I have cited Fr. Brown’s testimony to illustrate how far to the right of contemporary Biblical scholarship Professor McGrew is, in his defense of the literal accuracy of each and every detail in the Gospel accounts of Jesus’ death and burial. Brown was a traditionalist, but willing to change his mind as new evidence came to light; McGrew is a non-specialist from another academic discipline (philosophy), who appears to have rather preconceived views on the accuracy of the Bible.
Professor McGrew strenuously denies that the Gospel accounts of Jesus’ burial contradict one another. I believe that fair-minded readers will grant that they do contradict one another, and that their inaccuracies are by no means small ones.
(b) Did Jesus get an honorable burial?
As if that were not bad enough, Professor McGrew is, at times, guilty of sloppy scholarship in his latest reply to my review of Michael Alter’s book, The Resurrection: A Critical Inquiry, as the following example will serve to illustrate.
In his reply, Professor McGrew scoffs at my suggestion (which I based on a 1998 essay by Byron McCane, a Professor of Religion at Wofford College, Spartanburg, South Carolina) that Jesus did not receive an honorable burial:
Simply because someone [McCane] has baldly claimed that Jesus “would have” been given a dishonorable burial, the Gospel authors (even Mark) now all stand accused of having “airbrushed” out the details of a dishonorable burial as envisaged by McCane in their accounts of how Jesus actually was buried. This is no way to do history.
Evidently, Professor McGrew did not bother to read McCane’s essay, “Where No One Had Yet Been Laid: The Shame of Jesus’ Burial” (in B.D. Chilton and C.A. Evans (eds.), Authenticating the Activities of Jesus (NTTS, 28.2; Leiden: E.J. Brill, 1998) pp. 431-452), despite the fact that I linked to it. Had he done so, he would have discovered that McCane’s conclusion is based on how all four Gospels depict Jesus’ burial (not just Mark):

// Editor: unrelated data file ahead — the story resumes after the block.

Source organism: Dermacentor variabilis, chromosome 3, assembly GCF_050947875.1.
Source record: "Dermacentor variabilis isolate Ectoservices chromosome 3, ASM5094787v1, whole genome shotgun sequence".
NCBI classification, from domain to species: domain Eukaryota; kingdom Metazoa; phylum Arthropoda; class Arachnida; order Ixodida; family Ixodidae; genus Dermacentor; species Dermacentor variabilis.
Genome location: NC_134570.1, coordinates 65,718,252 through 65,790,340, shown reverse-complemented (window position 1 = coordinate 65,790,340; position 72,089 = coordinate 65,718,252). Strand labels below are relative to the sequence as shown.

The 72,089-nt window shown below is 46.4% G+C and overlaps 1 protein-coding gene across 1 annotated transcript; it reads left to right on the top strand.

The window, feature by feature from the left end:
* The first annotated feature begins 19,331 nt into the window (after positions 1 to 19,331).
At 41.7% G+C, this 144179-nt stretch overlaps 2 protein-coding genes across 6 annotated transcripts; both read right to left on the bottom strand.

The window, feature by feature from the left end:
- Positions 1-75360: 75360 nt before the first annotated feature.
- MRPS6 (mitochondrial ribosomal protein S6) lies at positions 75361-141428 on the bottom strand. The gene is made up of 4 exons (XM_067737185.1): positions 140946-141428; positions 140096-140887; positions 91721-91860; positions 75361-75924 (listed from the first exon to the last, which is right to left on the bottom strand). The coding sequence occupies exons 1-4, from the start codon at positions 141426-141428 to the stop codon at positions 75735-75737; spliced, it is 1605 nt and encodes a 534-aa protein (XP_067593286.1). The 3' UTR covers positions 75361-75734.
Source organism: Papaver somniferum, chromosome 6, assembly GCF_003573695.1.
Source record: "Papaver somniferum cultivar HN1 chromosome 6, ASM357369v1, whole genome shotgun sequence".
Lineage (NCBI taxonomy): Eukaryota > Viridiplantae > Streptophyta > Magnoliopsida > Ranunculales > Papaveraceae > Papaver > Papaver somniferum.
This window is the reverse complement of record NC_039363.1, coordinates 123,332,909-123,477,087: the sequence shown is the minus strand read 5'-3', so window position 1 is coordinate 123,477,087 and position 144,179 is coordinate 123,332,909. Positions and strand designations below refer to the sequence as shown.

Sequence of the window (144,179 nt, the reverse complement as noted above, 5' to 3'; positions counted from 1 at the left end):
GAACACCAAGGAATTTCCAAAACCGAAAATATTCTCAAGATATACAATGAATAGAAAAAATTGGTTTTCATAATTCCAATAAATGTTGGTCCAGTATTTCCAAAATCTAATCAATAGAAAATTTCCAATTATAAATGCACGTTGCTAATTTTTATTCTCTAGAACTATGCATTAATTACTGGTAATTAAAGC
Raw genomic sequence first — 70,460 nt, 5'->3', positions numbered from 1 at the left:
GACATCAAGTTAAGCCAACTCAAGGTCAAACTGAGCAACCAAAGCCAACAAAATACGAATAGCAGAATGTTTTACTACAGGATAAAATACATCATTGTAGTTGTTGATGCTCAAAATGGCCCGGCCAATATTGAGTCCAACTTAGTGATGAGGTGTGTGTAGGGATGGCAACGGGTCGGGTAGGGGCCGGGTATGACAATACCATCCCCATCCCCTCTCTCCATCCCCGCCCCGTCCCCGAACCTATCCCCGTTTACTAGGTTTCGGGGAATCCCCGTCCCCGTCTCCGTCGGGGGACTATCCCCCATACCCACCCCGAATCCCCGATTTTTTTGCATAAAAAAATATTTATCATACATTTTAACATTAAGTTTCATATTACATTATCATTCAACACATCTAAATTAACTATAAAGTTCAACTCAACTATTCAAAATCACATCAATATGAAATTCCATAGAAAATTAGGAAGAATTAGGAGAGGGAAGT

…[O]ne characteristic of the burial narratives stands out as strikingly significant: the canonical Gospels depict Jesus’ burial as shameful. Even though they take obvious steps to dignify the burial of Jesus, these documents still depict a burial which a Jew in Roman Palestine would have recognized as dishonorable. For in every Gospel up to the Gospel of Peter, Jesus is not buried in a family tomb, and he is not mourned. This fact is both surprising and revealing. It is surprising because it shows that even with all their embellishments and improvements, there was a limit beyond which the early stages of the tradition would not go. Brown, for example, has demonstrated that the burial described in the Gospel of Mark is a dishonorable burial at the hands of a Torah-observant council member.  In keeping with Jewish custom, Joseph of Arimathea buries the body at sunset, probably in a tomb reserved for criminals. What has been shown for Mark holds true for the other canonical burial narratives as well. The story is steadily improved upon, but the two defining marks of shame continue and persist: no family tomb, and no mourning. (1998, p. 448)